KATO: Another great example is Roll20, which is a worldwide table top gaming system. They use FireBase for pretty much everything, synchronizing user groups; they have maps on there with real-time tokens on them, and calculations for rolling dice in virtual space so everybody can see them. The tad applications, the sort of lobby rooms where you go in to find groups and join them and all that stuff is coming through FireBase.
And we have a real time drawing app. Citrix is using us for their Talkboard App, which does a real time drawing, almost like virtual white boards. And another great application for FireBase is code collaboration; so we have tools like Nitrous.IO, Kobra.IO and CoderPad, who use us for online code collaboration and you can actually edit the same document at the same time, do tutorial, teaching or job interviews, things like that.
JOHN: So just to make sure we’re clear on what FireBase does and what it’s sweet spot is, are those people using that for collaboration documents that aren’t persistent? Meaning it’s going to let them share a collaborate and then once you were able to persist it, use another database backend type thing or are you using them to actually persist them between sessions as well?
KATO: That’s actually one of the cool things about FireBase is a lot of people we compete with in the real time space, either do persistence well or they do their real time aspect well. Where FireBase is real-time and persistent, and it’s also based on state model, so you’re synchronizing the state of data versus the message queue model where you’re just transferring events and making the client sort of figure out how to compile those and deal with it, merge all the conflicts.
JOHN: So the answer is yes?
JOHN: Got it.
KATO: I think that FireBase is such an amazing backend. One of the reasons I got involved in FireBase when I first started (using it as a user before I became an employee), was because I wanted to scale up an app with two people for writers. It was a pretty ambitious project. And we went through a lot of different backend options, hosting stuff on Heroku, working with different libraries to try and cut down on the amount of the rest APIs and things like that we needed to build. And when I found FireBase, I called up my partner, my cofounder and said, “We don’t have to worry about the backend anymore.” And he said, “Great.” And that was that. We just wrote the app and that was the end of the story.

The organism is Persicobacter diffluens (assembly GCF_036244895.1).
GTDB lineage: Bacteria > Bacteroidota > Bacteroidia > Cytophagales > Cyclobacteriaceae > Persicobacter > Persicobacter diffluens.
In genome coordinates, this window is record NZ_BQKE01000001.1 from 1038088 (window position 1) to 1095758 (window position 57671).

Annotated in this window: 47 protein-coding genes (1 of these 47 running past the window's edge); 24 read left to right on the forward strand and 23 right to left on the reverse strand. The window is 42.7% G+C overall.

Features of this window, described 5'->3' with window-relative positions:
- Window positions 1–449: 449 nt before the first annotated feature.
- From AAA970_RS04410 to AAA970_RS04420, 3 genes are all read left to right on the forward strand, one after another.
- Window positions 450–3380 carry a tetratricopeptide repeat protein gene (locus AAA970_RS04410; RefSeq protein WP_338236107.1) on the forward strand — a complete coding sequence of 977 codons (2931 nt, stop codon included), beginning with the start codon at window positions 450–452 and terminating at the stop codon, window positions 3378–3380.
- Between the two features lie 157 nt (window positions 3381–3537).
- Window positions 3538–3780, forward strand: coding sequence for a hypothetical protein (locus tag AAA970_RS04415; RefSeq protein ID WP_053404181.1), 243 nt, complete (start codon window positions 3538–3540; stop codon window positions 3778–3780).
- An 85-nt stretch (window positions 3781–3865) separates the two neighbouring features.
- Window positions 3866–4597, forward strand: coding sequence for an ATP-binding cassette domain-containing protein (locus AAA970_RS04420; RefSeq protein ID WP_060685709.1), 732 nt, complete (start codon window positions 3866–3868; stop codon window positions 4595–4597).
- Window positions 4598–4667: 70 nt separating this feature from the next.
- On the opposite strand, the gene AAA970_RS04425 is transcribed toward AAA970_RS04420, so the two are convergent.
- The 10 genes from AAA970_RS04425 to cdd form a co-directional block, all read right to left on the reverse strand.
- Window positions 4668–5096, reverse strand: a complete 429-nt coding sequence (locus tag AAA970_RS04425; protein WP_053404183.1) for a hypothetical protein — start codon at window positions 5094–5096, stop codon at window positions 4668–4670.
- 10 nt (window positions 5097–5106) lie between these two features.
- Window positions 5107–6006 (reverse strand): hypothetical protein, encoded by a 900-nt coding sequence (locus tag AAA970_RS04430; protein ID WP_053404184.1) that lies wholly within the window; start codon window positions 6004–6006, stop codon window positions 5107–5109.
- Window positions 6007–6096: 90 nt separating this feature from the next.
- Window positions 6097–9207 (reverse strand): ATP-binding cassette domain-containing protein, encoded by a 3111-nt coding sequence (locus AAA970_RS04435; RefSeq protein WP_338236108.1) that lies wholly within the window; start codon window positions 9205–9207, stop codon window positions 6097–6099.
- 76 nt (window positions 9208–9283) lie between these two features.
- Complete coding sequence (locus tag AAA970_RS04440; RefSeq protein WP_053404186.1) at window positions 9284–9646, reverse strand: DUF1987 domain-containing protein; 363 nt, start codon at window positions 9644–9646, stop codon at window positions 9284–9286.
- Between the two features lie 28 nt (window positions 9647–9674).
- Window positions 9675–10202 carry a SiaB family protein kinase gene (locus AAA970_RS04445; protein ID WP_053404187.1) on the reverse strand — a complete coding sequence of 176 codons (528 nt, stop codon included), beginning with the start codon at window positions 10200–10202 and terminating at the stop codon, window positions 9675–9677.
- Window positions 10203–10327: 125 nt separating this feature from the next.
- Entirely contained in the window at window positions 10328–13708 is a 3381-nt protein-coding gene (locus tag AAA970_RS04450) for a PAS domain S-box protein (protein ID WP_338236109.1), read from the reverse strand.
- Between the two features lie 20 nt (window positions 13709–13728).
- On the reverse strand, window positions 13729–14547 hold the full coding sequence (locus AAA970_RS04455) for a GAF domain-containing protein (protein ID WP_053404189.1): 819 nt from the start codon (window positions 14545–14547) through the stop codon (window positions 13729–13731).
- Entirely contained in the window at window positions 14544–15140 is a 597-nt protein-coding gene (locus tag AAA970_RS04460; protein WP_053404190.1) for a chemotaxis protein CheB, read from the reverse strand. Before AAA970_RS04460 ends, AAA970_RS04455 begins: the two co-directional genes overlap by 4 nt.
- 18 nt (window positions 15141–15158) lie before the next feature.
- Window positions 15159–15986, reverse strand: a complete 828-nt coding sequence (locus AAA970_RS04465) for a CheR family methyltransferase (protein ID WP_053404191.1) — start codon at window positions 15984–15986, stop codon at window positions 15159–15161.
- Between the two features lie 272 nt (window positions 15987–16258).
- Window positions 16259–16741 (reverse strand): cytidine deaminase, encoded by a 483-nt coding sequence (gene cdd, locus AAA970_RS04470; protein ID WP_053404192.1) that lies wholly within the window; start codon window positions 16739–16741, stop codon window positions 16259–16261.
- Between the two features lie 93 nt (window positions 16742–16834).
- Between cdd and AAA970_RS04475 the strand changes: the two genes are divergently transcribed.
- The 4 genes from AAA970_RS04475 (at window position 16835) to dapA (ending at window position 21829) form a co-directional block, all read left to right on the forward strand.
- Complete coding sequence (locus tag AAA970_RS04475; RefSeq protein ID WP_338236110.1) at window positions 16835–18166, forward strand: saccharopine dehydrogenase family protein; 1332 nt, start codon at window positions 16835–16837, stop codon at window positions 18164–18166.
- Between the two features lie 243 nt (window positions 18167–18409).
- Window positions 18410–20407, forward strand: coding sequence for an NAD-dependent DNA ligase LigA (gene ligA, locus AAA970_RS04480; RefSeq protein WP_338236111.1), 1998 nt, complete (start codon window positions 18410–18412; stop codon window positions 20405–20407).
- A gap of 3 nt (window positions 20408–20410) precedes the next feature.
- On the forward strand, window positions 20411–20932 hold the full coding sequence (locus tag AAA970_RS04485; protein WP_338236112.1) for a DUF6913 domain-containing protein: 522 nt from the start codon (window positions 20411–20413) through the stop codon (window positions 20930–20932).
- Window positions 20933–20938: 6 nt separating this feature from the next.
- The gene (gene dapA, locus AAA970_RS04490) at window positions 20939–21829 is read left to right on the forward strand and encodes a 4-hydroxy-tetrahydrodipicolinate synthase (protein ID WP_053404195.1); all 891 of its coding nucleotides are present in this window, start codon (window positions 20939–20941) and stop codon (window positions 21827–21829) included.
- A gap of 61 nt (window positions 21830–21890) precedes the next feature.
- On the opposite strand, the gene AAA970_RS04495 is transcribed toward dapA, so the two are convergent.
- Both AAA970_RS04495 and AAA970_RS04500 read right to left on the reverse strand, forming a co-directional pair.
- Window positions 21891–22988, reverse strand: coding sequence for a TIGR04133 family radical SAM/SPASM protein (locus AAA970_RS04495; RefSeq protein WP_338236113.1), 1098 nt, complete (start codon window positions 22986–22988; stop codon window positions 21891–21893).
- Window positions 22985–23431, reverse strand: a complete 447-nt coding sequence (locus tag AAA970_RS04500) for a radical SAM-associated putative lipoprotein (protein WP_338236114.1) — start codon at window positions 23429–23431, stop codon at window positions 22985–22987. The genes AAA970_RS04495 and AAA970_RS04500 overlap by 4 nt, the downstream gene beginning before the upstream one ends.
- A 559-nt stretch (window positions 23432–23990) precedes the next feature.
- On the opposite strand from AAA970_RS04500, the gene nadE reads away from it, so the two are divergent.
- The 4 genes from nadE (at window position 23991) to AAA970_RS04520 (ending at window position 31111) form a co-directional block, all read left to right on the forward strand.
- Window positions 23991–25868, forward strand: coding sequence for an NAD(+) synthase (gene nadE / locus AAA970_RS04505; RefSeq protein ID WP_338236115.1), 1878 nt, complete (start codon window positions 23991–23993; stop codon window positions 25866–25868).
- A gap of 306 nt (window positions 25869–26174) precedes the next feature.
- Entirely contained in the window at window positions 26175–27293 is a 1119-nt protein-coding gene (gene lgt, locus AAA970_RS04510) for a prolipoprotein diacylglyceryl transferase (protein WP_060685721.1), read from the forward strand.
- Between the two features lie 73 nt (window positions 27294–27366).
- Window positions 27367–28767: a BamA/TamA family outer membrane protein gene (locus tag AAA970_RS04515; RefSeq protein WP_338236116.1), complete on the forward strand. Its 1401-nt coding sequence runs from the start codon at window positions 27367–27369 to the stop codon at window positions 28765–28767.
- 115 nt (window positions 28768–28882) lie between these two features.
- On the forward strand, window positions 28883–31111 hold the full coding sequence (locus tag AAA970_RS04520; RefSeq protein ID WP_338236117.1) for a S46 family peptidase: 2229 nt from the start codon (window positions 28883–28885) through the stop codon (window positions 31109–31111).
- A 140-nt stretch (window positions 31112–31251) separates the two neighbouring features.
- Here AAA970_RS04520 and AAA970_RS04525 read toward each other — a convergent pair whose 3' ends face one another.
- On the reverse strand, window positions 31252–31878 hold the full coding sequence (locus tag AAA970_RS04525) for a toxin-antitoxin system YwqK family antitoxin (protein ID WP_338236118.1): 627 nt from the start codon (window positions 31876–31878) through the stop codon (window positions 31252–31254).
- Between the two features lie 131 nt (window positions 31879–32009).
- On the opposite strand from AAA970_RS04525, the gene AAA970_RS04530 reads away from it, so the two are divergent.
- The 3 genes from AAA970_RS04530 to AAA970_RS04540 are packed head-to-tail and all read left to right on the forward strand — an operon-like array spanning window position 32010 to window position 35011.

So I really feel like backend as a service is not only going to be ubiquitous and pretty much the way to go in the future, but I think that there are some ground to be laid on how that’s going to work, and what the ideal model is. And I think what FireBase is offering is really and truly a better way to scale and build apps. And we’re sort of forging that groundwork.
CHUCK: So I think we’ve kind of talked about the sweet spot and I really like the direction that things are heading. The question I run into is security. We’ve brought this up a few times.
KATO: Yes. So FireBase uses declarative security rules. And one of the amazing things about this is that they are not in your code. You don’t have to hide your code behind a server or you don’t need it behind a firewall to make sure everything is secure. Basically, you lay out the ground work: “You can access this data if you are logged in, if you follow these rules, and if the data happens to be a string that’s less than 100 characters, you can write to this field.”
So you lay out the data structure, the validation architecture, and the authentication schema that’s required to access the data. And the clients don’t have to worry about that. And you also don’t have to worry about how the client is. If somebody wants to spin a, say a mobile app that connects to your FireBase, it’s just this huge API sitting out there, and as long as you follow the rules and commit the security requirements, the data is available to you.